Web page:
• When faced with deficiencies instead of strengths, assume this strategy
    • Ignore your weakness and resist the temptation to be more like others
    • Direct yourself towards the small things you are good at
      • Concentrate on becoming proficient at these simple and immediate skills

Chapter 2: submit to reality, the ideal apprenticeshiP

One can have no smaller or greater mastery the master of oneself.

Leonardo da Vinci
  • The goal of an apprenticeship is the transformation of your mind and character
  • You must choose places of work and positions that offer the greatest possibilities for learning
    • Practical knowledge is the ultimate commodity and will pay you dividends for decades to come
  • Three steps in your apprenticeship:
    1. Deep observation – the passive mode
    2. Skills acquisition – the practice mode
    3. Experimentation – the active mode.
  • The ability to observe any unfamiliar environment will become a critical lifelong skill
  • Concentrated practice overtime, such as 10,000 hours, cannot fail but produce results
    • The future in science does not lie in increased specialization, but rather in the combining and cross fertilization of knowledge in various fields
  • In the arts, tastes and styles are changing at an accelerated rate
    • An artist must be on top of this and be capable of creating new forms, always remaining ahead of the curve
      • It doesn’t require specialization but knowledge of other arts and even sciences
    • The future belongs to those who learn more skills and combine them in creative ways
  • In general no matter your field, you must think of yourself as a builder using actual materials and ideas
    • You are producing something tangible in your work, something that affects people in some direct concrete way
    • You must understand the building process and possess the necessary skills
  • Eight strategies to pursue and complete the ideal apprenticeship:
    1. Value learning over money
    2. Keep expanding your horizons 
    3. Revert to a feeling of inferiority 
      • A child’s sense of inferiority gives them a hunger to learn
      • Through learning, they can bridge the gap and not feel so helpless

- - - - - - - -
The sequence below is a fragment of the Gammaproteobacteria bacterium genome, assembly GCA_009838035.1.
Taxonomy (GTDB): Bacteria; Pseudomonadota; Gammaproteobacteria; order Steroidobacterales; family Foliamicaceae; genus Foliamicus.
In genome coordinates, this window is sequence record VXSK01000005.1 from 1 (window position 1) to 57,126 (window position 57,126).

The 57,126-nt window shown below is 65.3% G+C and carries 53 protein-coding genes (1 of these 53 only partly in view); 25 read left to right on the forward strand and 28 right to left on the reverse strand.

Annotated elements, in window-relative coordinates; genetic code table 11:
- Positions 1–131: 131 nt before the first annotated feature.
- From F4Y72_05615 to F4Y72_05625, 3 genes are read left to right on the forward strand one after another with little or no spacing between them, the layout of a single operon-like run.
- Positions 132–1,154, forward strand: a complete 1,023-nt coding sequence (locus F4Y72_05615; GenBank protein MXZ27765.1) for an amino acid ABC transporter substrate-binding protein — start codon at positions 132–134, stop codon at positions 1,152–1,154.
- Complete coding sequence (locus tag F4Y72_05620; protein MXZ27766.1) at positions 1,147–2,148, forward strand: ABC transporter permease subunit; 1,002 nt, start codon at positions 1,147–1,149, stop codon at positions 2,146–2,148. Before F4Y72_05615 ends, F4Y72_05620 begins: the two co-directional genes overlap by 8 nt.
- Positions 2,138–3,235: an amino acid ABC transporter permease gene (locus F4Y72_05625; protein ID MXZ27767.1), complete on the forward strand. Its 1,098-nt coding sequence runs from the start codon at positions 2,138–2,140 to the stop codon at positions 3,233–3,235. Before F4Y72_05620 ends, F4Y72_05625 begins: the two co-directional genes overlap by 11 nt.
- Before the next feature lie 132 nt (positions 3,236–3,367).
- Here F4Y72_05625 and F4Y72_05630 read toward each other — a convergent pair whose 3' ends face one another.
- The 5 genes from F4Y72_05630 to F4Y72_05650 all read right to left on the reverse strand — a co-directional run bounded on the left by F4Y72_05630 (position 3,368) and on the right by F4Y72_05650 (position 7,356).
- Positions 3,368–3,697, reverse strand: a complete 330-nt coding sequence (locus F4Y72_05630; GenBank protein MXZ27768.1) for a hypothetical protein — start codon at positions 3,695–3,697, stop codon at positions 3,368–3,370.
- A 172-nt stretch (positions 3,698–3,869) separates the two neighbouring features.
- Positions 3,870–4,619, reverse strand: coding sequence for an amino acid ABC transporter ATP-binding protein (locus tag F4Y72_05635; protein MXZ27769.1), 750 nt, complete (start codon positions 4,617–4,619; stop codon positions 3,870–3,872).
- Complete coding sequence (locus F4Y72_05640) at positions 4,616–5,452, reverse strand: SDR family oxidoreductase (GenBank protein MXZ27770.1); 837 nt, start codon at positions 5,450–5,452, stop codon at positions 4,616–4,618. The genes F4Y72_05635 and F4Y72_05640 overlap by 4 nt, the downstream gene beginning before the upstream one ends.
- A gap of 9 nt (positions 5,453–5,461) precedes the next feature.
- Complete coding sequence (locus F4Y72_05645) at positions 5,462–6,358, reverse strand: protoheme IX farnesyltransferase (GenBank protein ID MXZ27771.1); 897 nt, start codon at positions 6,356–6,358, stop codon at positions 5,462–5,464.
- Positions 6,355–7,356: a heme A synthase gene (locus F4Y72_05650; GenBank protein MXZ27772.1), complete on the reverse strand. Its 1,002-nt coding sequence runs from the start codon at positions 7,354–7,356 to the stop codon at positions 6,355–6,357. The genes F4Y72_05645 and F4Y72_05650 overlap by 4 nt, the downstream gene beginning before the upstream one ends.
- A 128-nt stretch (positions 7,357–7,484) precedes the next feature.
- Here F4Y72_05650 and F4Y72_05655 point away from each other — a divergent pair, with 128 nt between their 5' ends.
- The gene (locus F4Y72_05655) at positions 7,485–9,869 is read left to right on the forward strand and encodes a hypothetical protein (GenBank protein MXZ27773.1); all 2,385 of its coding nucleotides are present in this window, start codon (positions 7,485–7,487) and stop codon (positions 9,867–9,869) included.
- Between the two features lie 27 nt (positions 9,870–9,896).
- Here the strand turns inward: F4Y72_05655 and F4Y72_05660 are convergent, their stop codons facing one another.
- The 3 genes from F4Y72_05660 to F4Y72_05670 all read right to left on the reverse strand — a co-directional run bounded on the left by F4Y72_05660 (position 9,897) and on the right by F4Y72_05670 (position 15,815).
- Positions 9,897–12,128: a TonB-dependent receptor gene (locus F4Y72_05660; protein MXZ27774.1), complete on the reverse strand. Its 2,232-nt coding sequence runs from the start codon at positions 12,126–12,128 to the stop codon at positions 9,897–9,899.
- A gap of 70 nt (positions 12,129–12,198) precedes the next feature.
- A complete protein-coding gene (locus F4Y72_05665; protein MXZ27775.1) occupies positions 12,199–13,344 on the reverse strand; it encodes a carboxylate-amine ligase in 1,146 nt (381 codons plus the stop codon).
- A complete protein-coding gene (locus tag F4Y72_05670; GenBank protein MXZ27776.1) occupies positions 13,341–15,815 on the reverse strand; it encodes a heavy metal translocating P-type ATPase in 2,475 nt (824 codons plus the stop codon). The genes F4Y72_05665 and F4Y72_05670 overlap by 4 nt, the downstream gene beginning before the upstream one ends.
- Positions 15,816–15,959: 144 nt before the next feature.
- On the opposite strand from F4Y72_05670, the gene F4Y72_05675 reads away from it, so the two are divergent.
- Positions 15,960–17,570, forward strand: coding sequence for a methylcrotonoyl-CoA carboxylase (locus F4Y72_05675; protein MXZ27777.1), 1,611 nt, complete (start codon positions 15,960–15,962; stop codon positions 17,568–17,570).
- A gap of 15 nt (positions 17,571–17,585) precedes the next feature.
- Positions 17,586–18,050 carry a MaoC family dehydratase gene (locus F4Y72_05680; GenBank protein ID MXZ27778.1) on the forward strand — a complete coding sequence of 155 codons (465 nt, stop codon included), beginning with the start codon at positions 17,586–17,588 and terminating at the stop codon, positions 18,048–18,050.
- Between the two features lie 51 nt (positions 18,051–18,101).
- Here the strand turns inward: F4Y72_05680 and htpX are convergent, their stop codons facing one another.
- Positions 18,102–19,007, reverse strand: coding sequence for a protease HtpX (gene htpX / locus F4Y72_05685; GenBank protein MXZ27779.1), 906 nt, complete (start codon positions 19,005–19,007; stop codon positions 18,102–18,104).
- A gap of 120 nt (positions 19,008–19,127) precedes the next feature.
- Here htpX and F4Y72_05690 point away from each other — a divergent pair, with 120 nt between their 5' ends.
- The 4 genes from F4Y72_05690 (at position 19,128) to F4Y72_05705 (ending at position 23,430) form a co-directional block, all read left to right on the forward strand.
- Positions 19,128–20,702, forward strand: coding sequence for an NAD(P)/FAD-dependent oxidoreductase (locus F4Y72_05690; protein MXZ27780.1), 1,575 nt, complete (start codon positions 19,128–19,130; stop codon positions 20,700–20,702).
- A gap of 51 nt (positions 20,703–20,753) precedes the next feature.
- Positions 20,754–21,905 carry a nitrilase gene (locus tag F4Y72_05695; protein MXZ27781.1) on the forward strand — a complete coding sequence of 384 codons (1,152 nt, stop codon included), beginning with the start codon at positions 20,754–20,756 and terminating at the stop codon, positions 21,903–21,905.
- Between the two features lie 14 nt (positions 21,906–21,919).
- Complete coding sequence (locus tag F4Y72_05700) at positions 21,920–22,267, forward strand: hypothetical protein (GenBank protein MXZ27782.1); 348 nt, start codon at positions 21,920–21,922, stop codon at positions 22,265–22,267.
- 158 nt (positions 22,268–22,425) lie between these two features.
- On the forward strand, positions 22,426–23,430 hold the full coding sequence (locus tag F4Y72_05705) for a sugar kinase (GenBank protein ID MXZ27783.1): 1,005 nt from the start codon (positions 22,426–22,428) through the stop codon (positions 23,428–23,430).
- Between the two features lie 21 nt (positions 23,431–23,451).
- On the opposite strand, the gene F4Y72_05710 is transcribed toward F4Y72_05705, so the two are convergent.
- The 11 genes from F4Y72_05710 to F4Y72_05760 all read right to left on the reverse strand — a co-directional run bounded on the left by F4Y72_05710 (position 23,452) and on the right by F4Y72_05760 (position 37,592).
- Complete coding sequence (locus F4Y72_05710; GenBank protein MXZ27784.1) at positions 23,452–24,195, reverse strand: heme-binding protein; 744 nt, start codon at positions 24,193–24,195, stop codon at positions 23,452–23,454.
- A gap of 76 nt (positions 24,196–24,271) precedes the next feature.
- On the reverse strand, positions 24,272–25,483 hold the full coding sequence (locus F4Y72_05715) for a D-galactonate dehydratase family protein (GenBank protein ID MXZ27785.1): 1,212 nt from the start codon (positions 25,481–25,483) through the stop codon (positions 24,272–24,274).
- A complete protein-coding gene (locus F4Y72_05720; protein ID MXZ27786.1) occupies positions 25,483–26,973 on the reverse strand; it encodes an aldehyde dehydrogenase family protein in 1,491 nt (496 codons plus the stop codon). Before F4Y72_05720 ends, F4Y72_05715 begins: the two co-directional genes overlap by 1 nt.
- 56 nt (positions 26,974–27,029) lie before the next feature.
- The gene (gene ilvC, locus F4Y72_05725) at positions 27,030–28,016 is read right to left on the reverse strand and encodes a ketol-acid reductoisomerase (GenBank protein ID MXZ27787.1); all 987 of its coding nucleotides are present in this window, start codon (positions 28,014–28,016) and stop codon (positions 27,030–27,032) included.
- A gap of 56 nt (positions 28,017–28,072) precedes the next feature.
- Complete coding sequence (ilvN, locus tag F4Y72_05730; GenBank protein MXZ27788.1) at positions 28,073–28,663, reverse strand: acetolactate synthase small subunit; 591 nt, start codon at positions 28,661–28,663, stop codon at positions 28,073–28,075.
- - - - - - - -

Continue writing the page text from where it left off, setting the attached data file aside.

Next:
• Their minds are completely open, they pay greater attention
        • This is why children can learn so quickly and so deeply
    4. Trust the process
      • When it comes to mastering a skill, time is the magic ingredient
    5. Move towards resistance and pain
      • Resistance practice: you go in the opposite direction of all of your natural tendencies when it comes to practice
    6. Apprentice yourself in failure 
      • Repeated failure will toughen your spirit and show you with absolute clarity how things must be done
    7. Combine the how and the what
      • We must constantly round our knowledge in the our field and ask questions on how things work
    8. Advance through trial and error

Chapter 3: Absorb the Master’s Power – The Mentor Dynamic

  • The mentor-protege relationship is the most efficient and productive form of learning
    • The right mentors know where to focus your attention and how to challenge you
    • Their knowledge and experience become yours
    • They provide immediate feedback on your work so you can improve more rapidly
      • The mentor you choose should be strategically aligned with your inclinations and life task, the future position you envision for yourself
  • Masters are those who by nature have suffered to get where they are
  • Roche begin training and eventually in 2001 came across Manny Pacquiao
    • He could instantly tell from Manny’s first punch with the snap and intensity that he was a fighter he was looking for to develop this new style of boxing
    • With Manny, his progress was more rapid because he was very teachable
      • He never seemed to tire of training or worry about overdoing it
      • He also didn’t let his ego get in the way like other fighters while training
  • The best relationship between a mentor and student is interactive where they both learn from each other and improve and adapt

Chapter 4: See People As They Are – Social Intelligence

  • Social intelligence is the ability to see people in the most realistic light possible
    • Social intelligence involves focusing our attention outward instead of inward
      • Honing the observational and empathic skills that we naturally possess
    • It means moving past our tendency to idealize and demonize people, and seeing and accepting them as they are
  • To be truly charming and socially effective, you have to understand people
    • To understand them, you have to get outside yourself and immerse your mind in their world
  • When trying to read and understand people, take special note on how they respond to stressful situations